Constitutionally Conforming Agency Adjudication
- Author(s): Jennifer Mascott
- Date Posted: 2017
- Legal Studies #: 17-14
- Availability: Full text (most recent) on SSRN
In June 2017 the D.C. Circuit issued a judgment that essentially reaffirms the constitutionality of current appointments procedures for administrative law judges (ALJs) in the Securities and Exchange Commission (SEC). After conducting an en banc hearing in the case, the en banc court split evenly over whether the ALJs are “Officers of the United States” subject to the constitutional requirement of appointment by the president, a department head, or a court of law. The evenly divided vote resulted in the affirmance of the D.C. Circuit’s earlier panel decision finding that the ALJs are not “officers”—continuing the court’s split with the Tenth Circuit, which has concluded the ALJs are “officers.” The continued split and the en banc posture of the case mean this issue may receive consideration by the Supreme Court.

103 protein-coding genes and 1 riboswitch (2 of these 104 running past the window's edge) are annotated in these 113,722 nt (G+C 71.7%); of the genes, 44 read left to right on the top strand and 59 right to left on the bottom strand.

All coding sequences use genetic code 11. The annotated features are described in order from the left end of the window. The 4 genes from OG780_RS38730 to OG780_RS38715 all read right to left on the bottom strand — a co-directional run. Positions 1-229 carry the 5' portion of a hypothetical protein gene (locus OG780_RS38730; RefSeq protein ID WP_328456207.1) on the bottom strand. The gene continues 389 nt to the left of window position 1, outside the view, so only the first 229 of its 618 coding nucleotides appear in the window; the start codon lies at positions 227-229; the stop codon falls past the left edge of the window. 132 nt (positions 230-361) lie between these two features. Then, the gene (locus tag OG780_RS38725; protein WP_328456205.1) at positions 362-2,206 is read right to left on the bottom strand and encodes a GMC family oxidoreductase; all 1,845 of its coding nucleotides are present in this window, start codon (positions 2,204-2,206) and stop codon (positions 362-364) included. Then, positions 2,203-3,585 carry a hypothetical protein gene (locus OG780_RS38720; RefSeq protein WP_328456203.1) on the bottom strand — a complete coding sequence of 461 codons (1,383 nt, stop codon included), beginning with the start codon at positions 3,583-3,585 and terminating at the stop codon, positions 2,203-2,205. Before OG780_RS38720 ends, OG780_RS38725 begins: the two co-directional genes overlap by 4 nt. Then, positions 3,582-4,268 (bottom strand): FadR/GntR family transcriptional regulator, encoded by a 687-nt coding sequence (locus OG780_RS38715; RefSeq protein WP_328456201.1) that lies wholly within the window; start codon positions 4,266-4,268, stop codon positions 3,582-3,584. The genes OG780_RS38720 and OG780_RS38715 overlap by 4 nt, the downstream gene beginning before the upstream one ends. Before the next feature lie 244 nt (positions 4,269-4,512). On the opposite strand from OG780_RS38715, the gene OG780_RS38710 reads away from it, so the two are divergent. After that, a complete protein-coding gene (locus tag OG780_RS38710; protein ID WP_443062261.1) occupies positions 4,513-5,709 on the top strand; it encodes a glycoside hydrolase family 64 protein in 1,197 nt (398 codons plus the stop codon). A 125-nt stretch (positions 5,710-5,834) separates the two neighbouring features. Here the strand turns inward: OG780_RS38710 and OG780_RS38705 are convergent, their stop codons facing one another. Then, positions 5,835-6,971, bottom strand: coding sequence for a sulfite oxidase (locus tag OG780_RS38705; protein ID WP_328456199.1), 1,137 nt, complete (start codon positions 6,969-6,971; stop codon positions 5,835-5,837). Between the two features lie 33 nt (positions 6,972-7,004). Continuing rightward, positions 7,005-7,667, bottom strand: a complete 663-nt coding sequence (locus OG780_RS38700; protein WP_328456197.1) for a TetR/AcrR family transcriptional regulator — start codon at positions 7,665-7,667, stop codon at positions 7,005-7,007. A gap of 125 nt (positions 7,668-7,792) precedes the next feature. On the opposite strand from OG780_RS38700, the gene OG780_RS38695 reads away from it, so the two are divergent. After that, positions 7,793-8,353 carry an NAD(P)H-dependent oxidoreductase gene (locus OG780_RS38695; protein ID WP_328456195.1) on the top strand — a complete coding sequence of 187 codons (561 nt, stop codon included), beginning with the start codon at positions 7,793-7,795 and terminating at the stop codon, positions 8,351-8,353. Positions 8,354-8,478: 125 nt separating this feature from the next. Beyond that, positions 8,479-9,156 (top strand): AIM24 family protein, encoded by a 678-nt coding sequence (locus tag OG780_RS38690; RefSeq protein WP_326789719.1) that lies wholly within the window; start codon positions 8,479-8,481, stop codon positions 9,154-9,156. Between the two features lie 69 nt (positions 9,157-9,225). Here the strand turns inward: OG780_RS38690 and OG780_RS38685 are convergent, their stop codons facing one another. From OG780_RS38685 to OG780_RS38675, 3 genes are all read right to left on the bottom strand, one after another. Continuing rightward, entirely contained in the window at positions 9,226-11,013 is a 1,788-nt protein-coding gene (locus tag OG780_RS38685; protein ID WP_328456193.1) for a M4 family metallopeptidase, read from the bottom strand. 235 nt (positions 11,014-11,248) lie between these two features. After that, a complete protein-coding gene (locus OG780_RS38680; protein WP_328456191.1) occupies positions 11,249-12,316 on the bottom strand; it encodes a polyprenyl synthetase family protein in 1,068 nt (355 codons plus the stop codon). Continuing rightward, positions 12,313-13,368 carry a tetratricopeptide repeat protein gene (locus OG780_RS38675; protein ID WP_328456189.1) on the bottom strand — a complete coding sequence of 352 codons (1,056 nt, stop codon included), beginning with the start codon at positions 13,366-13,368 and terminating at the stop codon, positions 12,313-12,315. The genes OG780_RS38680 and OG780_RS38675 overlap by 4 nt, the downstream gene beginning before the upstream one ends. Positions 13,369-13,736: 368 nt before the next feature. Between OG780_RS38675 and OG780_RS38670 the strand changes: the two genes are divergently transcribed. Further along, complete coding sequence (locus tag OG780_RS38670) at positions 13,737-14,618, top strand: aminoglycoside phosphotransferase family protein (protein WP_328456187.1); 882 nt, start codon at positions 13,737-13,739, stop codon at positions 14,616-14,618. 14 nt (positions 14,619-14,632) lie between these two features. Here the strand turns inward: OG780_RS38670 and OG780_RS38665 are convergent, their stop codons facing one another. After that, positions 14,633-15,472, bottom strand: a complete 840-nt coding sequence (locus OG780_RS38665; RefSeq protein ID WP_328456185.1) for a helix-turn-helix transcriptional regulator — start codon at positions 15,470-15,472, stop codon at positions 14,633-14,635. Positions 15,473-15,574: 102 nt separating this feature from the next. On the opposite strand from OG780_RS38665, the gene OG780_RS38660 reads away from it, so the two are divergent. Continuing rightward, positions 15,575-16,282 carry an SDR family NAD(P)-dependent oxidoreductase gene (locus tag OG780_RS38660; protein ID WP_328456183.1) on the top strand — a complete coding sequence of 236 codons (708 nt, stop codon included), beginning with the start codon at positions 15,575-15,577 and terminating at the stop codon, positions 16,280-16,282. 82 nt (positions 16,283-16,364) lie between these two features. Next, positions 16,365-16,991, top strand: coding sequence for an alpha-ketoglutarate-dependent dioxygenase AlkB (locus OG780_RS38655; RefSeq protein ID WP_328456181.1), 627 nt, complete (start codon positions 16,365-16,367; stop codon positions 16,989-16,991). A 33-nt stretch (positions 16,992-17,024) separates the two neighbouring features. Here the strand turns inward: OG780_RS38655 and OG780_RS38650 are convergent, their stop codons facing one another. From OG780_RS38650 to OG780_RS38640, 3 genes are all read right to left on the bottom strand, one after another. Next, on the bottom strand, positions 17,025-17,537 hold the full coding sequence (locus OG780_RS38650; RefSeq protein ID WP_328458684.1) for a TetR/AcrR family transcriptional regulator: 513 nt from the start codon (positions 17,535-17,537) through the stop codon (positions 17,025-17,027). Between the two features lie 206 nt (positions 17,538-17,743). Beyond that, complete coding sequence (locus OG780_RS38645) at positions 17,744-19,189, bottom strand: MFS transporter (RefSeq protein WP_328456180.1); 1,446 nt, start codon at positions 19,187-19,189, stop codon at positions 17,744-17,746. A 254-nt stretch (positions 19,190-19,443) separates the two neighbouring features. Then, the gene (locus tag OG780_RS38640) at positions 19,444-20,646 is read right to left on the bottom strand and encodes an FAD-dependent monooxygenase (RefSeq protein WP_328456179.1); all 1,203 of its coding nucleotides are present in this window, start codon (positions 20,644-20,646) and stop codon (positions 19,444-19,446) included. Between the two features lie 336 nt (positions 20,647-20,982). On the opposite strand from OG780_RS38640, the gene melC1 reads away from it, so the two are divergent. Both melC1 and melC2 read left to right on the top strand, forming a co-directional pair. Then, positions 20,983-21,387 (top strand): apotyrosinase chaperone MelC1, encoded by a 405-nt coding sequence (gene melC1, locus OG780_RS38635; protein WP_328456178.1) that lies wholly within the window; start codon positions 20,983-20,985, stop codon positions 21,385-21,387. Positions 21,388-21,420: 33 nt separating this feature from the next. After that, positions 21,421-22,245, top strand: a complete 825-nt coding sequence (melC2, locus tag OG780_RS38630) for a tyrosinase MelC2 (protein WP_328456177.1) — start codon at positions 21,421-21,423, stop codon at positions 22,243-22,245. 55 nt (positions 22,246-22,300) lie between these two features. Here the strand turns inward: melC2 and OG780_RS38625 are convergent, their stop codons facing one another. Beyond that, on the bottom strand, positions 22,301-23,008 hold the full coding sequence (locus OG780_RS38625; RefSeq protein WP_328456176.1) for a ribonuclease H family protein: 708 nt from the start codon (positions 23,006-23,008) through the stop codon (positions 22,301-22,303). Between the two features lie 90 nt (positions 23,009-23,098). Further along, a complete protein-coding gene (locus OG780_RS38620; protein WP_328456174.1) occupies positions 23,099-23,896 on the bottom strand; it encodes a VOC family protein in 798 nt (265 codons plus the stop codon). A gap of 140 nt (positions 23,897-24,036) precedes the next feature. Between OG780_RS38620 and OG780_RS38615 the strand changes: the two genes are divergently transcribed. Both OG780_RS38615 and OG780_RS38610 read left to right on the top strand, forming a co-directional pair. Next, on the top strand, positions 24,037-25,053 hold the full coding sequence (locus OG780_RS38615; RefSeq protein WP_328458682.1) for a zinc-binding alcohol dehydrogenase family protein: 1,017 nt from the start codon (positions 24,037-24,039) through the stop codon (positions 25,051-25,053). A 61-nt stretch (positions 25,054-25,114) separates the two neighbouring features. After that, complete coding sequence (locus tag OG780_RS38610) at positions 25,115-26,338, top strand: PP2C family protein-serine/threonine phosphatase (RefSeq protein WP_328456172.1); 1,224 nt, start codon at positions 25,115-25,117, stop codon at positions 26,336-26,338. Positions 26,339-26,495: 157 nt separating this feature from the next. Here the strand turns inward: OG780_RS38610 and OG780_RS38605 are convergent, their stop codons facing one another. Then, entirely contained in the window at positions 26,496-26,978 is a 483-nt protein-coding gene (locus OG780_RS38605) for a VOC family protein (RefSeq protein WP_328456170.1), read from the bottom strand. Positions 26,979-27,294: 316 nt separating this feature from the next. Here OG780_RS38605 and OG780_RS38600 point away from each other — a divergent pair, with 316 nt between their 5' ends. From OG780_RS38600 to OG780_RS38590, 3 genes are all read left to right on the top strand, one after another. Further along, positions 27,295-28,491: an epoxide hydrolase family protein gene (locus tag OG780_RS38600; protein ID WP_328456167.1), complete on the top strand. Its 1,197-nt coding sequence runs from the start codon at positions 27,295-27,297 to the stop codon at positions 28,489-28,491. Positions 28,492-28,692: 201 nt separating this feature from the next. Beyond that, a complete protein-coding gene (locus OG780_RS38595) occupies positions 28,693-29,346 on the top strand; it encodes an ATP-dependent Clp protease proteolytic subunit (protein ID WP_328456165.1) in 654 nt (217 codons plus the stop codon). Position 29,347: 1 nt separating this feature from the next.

This essay responds to a widely cited article by Professor Kent Barnett that suggested ALJs should be appointed by neither the President or an agency head, even if the courts eventually conclude they are “officers.” In particular, Professor Barnett contends that executive branch appointment of agency adjudicators creates such a significant threat to ALJ impartiality that due process considerations may require a court of law such as the D.C. Circuit—rather than the executive branch—to appoint ALJs. This essay refutes those concerns. Tying together legal scholarship on due process and the Appointments Clause, this essay contends: The Article II clause that vests executive power in the President, as well as the text and drafting history of the Appointments Clause, together mandate that agency adjudicators must be appointed by executive branch actors—not by courts of law. As long as these adjudicators handle issues properly resolved through executive adjudication as a historical matter, there are no constitutional partiality concerns with the executive branch appointment—or even removal—of agency adjudicators. Rather, the transparency protections of the Appointments Clause provide the appropriate constitutional mechanism for accountability in executive adjudication.